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Is Canada, a land of feminism?

March 9, 2018

#Myfeminism was the theme of this year’s International Women’s Day and it was so appropriate for feminism to be celebrated on this day. Women have always natured their families, social and religious communities and the society on a whole. They have not only been taking care of their own families and teaching them compassion but also giving thousands of volunteer hours to keep our society respecting the values of feminism and protecting human rights for all.

 

We as Canadians have evolved over time and ensured many rights for the women. Rights such as voting rights at all levels of the government, right to run for the public office, right to own a property, right for same pay for same work and many more. Getting maternity pay and not being discriminated for being away from work to take care of young children are a few other rights that we all should be proud of.

 

Just a quick rundown the timelines of Canadian history will remind us the milestones that steered us to reach up to today:

 

From exclusion to inclusion -With five women stepping forward, in 1929 they succeeded in getting all women recognized and included in the term “persons” in our legislation (The British North America Act). Efforts still must go on to include women as humans and be respected for her choices in the society just as men, let it be what to wear, who to spend life with, if and when to become a mother, if and what to drink, what profession to take and so on.

 

Voting is an earned right of women- Women fought long and hard and gradually won the battle to vote at municipal, one by one at provincial and then at federal level. By 1960 all Canadians, including women were granted the right to vote in federal election. I thus time and agian and again inspire women to engage in active politics.

 

Equal pay for equal work- Equality between women and men in the work force was first attended in 1951 through Fair Employment Act and the Female Employees Fair Remuneration Act.1953 the Canada Fair Employment Practices act; 1956 The Female Employees Equal Pay Act and in 1986 the Employment Act was applied to federally employees to eliminate barriers that limited employment opportunities for women.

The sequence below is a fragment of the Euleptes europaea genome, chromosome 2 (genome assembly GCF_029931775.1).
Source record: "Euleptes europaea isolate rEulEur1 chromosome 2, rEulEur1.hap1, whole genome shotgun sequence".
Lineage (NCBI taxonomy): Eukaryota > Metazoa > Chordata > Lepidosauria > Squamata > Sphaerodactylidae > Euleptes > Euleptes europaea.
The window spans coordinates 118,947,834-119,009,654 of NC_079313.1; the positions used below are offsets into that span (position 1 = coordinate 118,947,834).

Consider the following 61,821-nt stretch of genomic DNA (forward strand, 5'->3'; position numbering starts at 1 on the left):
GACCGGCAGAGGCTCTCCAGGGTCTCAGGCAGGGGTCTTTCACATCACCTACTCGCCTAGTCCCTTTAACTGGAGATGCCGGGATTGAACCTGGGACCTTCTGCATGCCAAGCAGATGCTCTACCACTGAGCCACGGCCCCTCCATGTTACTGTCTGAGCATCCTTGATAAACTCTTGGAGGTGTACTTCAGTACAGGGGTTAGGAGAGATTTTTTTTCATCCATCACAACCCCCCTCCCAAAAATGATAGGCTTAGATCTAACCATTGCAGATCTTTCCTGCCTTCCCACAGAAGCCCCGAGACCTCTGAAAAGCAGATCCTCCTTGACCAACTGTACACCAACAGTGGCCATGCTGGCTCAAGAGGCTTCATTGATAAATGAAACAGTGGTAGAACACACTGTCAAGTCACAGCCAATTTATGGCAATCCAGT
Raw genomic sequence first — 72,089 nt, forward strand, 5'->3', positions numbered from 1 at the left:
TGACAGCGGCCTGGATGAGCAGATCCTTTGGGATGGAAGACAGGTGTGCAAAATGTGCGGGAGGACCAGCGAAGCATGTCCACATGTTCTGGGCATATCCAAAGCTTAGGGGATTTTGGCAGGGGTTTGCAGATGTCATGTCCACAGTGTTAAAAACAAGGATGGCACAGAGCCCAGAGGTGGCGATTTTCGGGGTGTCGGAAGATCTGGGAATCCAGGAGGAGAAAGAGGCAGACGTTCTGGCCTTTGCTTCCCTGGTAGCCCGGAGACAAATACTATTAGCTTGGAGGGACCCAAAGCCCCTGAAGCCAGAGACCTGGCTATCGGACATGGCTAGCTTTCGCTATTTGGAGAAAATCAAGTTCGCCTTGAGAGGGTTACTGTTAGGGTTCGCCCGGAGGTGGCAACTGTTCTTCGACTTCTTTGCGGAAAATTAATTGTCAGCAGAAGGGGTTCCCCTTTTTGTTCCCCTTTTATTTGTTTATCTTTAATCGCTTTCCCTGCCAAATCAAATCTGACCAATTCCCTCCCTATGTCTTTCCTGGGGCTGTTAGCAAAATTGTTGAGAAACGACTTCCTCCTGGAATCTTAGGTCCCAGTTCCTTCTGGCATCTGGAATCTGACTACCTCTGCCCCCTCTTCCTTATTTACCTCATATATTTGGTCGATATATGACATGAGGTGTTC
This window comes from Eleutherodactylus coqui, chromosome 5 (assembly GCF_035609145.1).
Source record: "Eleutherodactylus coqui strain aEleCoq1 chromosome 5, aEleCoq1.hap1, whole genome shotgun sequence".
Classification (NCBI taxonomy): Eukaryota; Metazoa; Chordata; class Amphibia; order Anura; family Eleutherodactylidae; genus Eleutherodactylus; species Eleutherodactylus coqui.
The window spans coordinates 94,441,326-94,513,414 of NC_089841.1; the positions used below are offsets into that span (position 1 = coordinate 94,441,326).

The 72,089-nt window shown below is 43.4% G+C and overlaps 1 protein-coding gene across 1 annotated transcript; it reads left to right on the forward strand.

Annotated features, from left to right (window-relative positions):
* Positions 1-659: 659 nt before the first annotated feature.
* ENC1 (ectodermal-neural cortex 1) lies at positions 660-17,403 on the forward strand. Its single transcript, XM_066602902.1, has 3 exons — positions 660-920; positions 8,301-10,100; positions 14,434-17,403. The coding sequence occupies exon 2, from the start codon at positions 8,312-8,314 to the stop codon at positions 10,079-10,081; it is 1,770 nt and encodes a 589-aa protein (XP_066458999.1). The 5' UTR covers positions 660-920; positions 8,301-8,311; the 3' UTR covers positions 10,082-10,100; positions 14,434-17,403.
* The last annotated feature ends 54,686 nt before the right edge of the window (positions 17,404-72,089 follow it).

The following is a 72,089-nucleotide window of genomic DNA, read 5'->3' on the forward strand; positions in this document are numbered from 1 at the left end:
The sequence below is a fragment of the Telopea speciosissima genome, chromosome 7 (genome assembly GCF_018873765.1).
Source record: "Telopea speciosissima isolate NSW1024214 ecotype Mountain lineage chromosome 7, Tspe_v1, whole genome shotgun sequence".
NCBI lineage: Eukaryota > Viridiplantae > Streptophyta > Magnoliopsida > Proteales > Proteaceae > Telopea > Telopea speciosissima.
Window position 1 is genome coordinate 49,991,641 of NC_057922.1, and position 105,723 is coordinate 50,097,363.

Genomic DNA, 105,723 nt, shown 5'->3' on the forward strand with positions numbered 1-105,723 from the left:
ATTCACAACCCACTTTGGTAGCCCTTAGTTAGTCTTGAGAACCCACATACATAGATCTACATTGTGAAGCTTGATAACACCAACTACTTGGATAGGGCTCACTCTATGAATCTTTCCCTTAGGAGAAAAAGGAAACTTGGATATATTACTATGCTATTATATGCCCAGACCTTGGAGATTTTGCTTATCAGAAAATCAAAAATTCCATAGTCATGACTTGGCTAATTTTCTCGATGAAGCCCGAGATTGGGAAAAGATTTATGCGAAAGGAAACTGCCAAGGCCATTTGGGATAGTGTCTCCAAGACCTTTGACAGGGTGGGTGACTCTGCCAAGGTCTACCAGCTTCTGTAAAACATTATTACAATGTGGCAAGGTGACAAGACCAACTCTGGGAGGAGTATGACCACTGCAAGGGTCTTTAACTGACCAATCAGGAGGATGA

While there were so many proud moments, there were also countless women who had suffered. This discrimination still continues in many ways. However when a Prime Minister of a country in which the women ( Viola Desmond )who challenged Canada of the “white only section” , lands on the national currency note ($10); when the horrific past that included crimes committed against thousands of women by the policing department lead by the “boys club” is corrected by trusting the very same department to be lead now by a capable, bold and brillient woman (Brenda Lucki) then it tells you that the era has turned a corner.

Including the Honourable Maryam Monsef, Minister of Status of Women, other ministers, elected official, and The Honorable Prime minister, Justin Trudeau himself spoke on International Women’s day to make gender equality our reality.

 

We still have ways to go, let’s inspire each other to continue contributing towards making Canada a country that respects all humans and especially our women and girls.

 

Together we can, together we will!

 

Meera Gill

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